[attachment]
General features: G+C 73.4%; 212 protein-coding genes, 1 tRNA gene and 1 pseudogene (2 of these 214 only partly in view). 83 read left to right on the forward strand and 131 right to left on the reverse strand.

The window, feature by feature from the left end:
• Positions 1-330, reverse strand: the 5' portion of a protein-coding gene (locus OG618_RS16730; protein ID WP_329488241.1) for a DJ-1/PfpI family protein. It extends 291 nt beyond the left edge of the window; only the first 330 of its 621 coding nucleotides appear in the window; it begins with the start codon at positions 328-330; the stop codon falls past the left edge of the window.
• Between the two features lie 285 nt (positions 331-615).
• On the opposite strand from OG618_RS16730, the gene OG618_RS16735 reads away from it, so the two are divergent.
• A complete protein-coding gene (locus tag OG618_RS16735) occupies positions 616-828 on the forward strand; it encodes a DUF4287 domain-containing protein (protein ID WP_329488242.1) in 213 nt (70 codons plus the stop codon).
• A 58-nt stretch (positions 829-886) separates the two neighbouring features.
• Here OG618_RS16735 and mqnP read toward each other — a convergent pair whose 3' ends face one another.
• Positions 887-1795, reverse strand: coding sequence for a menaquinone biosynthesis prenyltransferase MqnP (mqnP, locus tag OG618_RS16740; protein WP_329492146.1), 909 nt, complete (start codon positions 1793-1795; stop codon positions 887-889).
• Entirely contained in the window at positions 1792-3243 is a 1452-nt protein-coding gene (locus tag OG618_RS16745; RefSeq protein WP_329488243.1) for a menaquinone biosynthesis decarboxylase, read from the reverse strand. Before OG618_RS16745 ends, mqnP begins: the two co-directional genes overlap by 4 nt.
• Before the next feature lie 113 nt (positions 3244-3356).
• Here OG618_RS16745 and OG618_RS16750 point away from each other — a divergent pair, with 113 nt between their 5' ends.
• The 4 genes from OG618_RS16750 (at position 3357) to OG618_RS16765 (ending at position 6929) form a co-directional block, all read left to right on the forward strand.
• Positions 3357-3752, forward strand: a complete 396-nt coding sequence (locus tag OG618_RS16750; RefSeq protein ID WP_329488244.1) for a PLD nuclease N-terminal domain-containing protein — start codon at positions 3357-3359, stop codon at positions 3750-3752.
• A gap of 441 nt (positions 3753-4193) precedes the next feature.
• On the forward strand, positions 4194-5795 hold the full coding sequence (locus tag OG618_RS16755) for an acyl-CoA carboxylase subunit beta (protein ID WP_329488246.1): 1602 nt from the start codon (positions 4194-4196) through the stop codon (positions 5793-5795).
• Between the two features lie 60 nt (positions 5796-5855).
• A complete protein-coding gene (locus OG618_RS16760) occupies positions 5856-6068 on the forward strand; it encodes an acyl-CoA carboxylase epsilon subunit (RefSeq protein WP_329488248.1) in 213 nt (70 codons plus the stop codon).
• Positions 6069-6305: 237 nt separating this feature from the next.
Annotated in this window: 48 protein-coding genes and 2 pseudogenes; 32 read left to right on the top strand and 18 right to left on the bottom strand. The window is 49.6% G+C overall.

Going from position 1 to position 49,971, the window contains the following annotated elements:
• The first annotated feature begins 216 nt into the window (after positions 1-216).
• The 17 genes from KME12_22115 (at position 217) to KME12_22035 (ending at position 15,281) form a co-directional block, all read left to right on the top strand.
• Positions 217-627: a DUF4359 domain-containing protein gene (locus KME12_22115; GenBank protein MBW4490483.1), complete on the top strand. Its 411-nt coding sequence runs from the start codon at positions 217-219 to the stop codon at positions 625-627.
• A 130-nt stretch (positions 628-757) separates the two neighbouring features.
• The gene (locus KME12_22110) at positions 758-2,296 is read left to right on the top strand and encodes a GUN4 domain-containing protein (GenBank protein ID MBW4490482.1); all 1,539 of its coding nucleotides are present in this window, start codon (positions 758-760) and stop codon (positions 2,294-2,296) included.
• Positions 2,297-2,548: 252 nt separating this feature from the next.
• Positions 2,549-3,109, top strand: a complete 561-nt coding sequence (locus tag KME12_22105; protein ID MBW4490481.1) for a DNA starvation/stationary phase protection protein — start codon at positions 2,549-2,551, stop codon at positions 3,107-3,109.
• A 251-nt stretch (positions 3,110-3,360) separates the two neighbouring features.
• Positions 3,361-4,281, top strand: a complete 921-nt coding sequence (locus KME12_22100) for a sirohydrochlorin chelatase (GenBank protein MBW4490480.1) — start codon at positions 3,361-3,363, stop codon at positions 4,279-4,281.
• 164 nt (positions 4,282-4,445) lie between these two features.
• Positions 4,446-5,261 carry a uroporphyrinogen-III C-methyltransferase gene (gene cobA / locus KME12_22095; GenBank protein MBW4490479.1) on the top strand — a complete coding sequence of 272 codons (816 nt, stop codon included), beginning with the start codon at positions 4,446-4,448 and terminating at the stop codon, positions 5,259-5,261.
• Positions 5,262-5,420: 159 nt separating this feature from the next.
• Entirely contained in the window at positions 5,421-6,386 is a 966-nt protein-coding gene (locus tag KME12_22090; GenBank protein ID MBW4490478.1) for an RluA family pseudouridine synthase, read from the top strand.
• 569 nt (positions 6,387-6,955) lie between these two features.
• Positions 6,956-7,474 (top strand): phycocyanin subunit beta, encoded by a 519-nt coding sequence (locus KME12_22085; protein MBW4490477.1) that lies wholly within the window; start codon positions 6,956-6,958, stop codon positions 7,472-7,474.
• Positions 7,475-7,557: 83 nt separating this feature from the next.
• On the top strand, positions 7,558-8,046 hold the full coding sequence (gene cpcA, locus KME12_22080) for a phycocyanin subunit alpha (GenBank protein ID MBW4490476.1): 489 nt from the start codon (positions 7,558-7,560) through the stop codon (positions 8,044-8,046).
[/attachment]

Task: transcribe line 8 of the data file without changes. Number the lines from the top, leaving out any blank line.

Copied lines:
• Here OG618_RS16735 and mqnP read toward each other — a convergent pair whose 3' ends face one another.